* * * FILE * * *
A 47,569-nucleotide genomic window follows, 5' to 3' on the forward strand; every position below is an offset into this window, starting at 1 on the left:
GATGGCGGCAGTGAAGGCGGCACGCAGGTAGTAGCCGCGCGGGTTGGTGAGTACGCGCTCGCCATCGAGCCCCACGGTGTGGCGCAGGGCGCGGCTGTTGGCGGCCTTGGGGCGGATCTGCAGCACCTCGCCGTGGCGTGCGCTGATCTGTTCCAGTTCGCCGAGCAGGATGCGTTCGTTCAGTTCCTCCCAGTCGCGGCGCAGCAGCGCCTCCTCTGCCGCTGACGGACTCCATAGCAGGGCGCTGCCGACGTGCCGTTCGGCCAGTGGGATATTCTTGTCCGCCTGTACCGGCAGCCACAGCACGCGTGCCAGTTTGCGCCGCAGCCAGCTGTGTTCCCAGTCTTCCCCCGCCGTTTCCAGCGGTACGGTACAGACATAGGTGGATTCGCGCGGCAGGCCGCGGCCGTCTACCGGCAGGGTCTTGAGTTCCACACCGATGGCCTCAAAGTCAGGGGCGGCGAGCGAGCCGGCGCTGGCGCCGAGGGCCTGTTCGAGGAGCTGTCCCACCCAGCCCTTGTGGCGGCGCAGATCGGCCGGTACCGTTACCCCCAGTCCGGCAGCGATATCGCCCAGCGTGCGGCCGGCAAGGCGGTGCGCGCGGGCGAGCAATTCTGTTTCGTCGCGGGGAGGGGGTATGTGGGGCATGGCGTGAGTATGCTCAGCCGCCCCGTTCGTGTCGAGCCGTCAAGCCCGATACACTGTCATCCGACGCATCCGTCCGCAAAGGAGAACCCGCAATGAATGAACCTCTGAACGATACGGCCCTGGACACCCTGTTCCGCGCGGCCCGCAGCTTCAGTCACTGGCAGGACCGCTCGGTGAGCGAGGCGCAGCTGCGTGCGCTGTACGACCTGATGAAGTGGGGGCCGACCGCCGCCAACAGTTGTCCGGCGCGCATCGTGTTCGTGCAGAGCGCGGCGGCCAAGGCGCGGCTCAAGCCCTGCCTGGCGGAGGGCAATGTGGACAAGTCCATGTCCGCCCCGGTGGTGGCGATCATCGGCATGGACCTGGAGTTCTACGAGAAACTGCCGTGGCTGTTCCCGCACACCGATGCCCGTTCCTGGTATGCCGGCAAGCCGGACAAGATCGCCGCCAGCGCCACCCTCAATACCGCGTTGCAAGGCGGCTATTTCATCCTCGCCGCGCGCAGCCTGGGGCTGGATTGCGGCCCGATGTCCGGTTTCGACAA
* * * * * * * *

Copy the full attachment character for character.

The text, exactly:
A 47,569-nucleotide genomic window follows, 5' to 3' on the forward strand; every position below is an offset into this window, starting at 1 on the left:
GATGGCGGCAGTGAAGGCGGCACGCAGGTAGTAGCCGCGCGGGTTGGTGAGTACGCGCTCGCCATCGAGCCCCACGGTGTGGCGCAGGGCGCGGCTGTTGGCGGCCTTGGGGCGGATCTGCAGCACCTCGCCGTGGCGTGCGCTGATCTGTTCCAGTTCGCCGAGCAGGATGCGTTCGTTCAGTTCCTCCCAGTCGCGGCGCAGCAGCGCCTCCTCTGCCGCTGACGGACTCCATAGCAGGGCGCTGCCGACGTGCCGTTCGGCCAGTGGGATATTCTTGTCCGCCTGTACCGGCAGCCACAGCACGCGTGCCAGTTTGCGCCGCAGCCAGCTGTGTTCCCAGTCTTCCCCCGCCGTTTCCAGCGGTACGGTACAGACATAGGTGGATTCGCGCGGCAGGCCGCGGCCGTCTACCGGCAGGGTCTTGAGTTCCACACCGATGGCCTCAAAGTCAGGGGCGGCGAGCGAGCCGGCGCTGGCGCCGAGGGCCTGTTCGAGGAGCTGTCCCACCCAGCCCTTGTGGCGGCGCAGATCGGCCGGTACCGTTACCCCCAGTCCGGCAGCGATATCGCCCAGCGTGCGGCCGGCAAGGCGGTGCGCGCGGGCGAGCAATTCTGTTTCGTCGCGGGGAGGGGGTATGTGGGGCATGGCGTGAGTATGCTCAGCCGCCCCGTTCGTGTCGAGCCGTCAAGCCCGATACACTGTCATCCGACGCATCCGTCCGCAAAGGAGAACCCGCAATGAATGAACCTCTGAACGATACGGCCCTGGACACCCTGTTCCGCGCGGCCCGCAGCTTCAGTCACTGGCAGGACCGCTCGGTGAGCGAGGCGCAGCTGCGTGCGCTGTACGACCTGATGAAGTGGGGGCCGACCGCCGCCAACAGTTGTCCGGCGCGCATCGTGTTCGTGCAGAGCGCGGCGGCCAAGGCGCGGCTCAAGCCCTGCCTGGCGGAGGGCAATGTGGACAAGTCCATGTCCGCCCCGGTGGTGGCGATCATCGGCATGGACCTGGAGTTCTACGAGAAACTGCCGTGGCTGTTCCCGCACACCGATGCCCGTTCCTGGTATGCCGGCAAGCCGGACAAGATCGCCGCCAGCGCCACCCTCAATACCGCGTTGCAAGGCGGCTATTTCATCCTCGCCGCGCGCAGCCTGGGGCTGGATTGCGGCCCGATGTCCGGTTTCGACAA